Since the iPad Pro debuted, I’ve been a little obsessed with trying to find the right microphone for recording on the go. I’ve tried a handful of microphones thus far in an effort to find a good balance of portability, ease of use, and sound quality.
The Blue Spark Digital is a very good microphone for general purpose use, but when it comes to portability and versatility, there are other microphones that I wish to check out.
The Shure MV5 ($99 on Amazon) is a super-portable digital condenser microphone with a low profile, lots of options, and sound quality that’s good enough. It’s a much smaller package and setup when compared with the Blue Spark Digital, and a good choice for podcasting, Skype calls, and more.
The Shure MV5 comes with a detachable stand that allows the head of the microphone to rest at different angles. You don’t get a wide variety of angles, and nowhere near the flexibility of the Blue microphone in this regard, but you do get a much sleeker package as a result. It’s also capable of connecting to other stands via the standard 1/4″ thread mount.
The MV5 doesn’t come with a pop-filter or a shock mount, but in most cases, you won’t be needing them. You will need a pop-filter if you’re desirous of the radio sound that can only be achieved by being a few inches from the mic, but at the recommended distance, the MV5’s built-in windscreen can handle and dissipate most of the plosive sounds.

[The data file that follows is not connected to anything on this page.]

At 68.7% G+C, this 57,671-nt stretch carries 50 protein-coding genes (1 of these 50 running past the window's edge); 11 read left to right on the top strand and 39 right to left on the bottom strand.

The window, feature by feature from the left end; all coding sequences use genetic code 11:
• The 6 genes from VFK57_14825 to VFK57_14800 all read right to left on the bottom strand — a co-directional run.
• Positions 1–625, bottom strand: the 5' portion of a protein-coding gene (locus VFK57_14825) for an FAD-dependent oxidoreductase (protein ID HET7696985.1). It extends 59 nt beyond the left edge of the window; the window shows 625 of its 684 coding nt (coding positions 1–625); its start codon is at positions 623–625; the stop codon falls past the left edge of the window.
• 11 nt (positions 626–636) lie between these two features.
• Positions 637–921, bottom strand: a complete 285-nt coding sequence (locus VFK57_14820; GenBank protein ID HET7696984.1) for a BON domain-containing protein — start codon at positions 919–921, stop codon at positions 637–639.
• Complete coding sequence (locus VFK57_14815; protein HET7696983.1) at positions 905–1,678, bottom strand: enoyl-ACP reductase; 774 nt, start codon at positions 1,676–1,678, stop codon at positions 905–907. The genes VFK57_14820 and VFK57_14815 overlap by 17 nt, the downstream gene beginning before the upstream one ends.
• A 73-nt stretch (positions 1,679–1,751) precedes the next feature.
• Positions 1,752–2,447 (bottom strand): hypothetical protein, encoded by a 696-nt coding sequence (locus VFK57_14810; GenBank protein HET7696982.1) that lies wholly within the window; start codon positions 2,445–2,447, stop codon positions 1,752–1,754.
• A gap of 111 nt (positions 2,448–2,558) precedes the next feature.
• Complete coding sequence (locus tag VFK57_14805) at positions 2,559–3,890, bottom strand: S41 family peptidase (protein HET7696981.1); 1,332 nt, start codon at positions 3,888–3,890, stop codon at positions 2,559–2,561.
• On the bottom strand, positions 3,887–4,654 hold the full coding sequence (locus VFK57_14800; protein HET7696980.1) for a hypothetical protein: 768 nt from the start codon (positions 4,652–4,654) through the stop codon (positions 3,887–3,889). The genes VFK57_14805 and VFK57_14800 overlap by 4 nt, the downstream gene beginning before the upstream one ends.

This microphone features input for standard Micro-USB (it comes with Lightning and USB cables), and a 3.5mm headphone jack for monitoring. To the left of those inputs rest two buttons—one for adjusting the three DSP settings, and one for mute. Right above the buttons lies a wheel to adjust headphone output volume.
Noticeably missing from the MV5 is a dedicated gain knob. You can’t actually adjust gain from the microphone itself, which might be a bummer for some. Gain can be adjusted via a compatible application, such as Shure’s own Motiv app. Shure’s app will also let you switch between two available bit depths, although you won’t find the 24/96 depth available in some of the more expensive microphones.
The three DSP settings available with the MV5 are vocal, flat, and instrument. The vocal setting is obviously more geared towards podcasting. The lights on the rear of the mic’s head light up to illustrate the current mode being used. Those same lights also flash bright red when the mic is muted, which can be a bit annoying to be honest.
I was pretty satisfied with sound quality. Even though my office is less than ideal for recording, I still came away with sound that was more than satisfactory, certainly better than what’s achievable from my iPad Pro’s on board microphone. The entire video review embedded above was recorded with the Shure MV5 for the audio.
For only $99, I think the Shure MV5 is a good buy. It won’t replace a high quality dedicated setup, but it’s more than adequate for podcasting, and quick recording sessions.